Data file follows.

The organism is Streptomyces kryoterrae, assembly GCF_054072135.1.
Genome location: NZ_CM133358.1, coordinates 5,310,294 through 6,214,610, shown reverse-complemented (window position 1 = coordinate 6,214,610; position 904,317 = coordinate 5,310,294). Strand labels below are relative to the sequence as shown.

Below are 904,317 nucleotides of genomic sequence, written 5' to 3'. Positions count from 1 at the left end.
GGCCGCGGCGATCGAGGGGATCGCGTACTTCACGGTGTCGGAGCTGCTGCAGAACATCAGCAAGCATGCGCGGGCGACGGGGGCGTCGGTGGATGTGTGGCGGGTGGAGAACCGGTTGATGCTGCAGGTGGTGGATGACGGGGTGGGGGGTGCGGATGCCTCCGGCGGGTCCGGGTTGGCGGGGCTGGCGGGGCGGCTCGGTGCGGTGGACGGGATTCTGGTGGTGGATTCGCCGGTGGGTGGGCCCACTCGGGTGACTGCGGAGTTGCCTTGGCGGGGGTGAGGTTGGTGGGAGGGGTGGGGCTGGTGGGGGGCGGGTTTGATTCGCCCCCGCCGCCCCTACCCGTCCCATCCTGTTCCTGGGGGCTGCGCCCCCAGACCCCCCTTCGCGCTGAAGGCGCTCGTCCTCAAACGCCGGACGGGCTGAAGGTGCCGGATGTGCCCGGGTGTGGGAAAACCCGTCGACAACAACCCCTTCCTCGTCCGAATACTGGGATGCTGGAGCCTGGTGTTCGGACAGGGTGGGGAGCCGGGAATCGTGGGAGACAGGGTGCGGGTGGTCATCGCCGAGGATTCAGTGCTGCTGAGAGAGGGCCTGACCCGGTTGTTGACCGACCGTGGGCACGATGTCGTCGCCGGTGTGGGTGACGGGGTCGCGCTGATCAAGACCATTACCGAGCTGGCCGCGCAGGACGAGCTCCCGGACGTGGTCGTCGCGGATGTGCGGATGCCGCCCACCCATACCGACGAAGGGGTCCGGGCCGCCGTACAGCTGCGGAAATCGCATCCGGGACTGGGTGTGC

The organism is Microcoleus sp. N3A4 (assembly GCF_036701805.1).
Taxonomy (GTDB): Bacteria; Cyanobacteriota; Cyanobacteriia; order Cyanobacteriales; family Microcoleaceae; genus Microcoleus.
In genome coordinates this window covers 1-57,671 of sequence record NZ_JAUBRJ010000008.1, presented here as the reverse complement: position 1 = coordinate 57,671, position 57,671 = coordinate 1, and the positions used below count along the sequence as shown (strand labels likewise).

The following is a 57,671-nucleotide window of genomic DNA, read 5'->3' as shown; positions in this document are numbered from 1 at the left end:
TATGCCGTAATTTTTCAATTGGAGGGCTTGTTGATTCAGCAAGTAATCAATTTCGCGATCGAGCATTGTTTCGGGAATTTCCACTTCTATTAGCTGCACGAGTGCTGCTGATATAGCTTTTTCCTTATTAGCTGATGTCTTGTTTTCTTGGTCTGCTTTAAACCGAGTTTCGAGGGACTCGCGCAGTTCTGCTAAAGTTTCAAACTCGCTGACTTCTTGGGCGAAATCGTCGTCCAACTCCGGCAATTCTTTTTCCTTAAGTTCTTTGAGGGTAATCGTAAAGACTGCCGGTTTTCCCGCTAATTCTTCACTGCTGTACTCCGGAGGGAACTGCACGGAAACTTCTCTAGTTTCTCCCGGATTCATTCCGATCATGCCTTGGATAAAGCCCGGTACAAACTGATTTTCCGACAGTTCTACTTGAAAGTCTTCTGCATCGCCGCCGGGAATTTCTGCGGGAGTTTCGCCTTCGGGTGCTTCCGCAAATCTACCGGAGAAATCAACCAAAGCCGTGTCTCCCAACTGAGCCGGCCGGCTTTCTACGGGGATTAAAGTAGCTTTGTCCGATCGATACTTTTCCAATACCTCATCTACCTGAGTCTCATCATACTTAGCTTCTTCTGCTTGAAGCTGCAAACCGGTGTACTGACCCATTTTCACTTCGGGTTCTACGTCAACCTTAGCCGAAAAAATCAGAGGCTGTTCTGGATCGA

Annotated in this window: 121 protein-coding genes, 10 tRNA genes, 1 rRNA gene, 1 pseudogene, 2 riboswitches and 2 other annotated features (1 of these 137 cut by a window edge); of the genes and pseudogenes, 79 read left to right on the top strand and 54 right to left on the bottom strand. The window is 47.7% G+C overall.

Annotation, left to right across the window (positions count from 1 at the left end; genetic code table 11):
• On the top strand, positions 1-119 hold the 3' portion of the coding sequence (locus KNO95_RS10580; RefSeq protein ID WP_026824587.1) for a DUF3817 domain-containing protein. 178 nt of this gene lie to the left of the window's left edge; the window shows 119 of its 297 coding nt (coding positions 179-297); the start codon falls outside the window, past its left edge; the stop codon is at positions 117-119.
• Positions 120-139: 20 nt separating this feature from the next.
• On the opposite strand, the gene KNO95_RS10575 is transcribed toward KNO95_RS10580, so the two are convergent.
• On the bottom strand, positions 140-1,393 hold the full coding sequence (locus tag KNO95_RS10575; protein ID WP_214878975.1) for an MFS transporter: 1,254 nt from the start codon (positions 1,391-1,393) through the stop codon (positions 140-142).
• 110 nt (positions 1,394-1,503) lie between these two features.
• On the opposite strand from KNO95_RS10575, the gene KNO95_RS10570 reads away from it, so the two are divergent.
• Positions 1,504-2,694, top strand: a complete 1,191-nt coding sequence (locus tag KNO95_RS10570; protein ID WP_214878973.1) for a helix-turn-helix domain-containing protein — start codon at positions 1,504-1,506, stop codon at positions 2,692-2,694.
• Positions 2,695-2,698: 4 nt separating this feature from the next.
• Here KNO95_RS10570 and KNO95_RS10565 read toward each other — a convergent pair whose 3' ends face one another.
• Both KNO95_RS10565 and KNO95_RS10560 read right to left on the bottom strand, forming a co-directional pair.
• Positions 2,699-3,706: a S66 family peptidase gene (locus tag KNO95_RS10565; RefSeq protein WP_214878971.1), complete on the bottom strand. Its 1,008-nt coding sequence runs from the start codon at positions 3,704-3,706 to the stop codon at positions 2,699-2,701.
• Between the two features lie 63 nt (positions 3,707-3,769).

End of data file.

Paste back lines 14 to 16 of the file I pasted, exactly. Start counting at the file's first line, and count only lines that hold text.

• On the opposite strand, the gene KNO95_RS10575 is transcribed toward KNO95_RS10580, so the two are convergent.
• On the bottom strand, positions 140-1,393 hold the full coding sequence (locus tag KNO95_RS10575; protein ID WP_214878975.1) for an MFS transporter: 1,254 nt from the start codon (positions 1,391-1,393) through the stop codon (positions 140-142).
• 110 nt (positions 1,394-1,503) lie between these two features.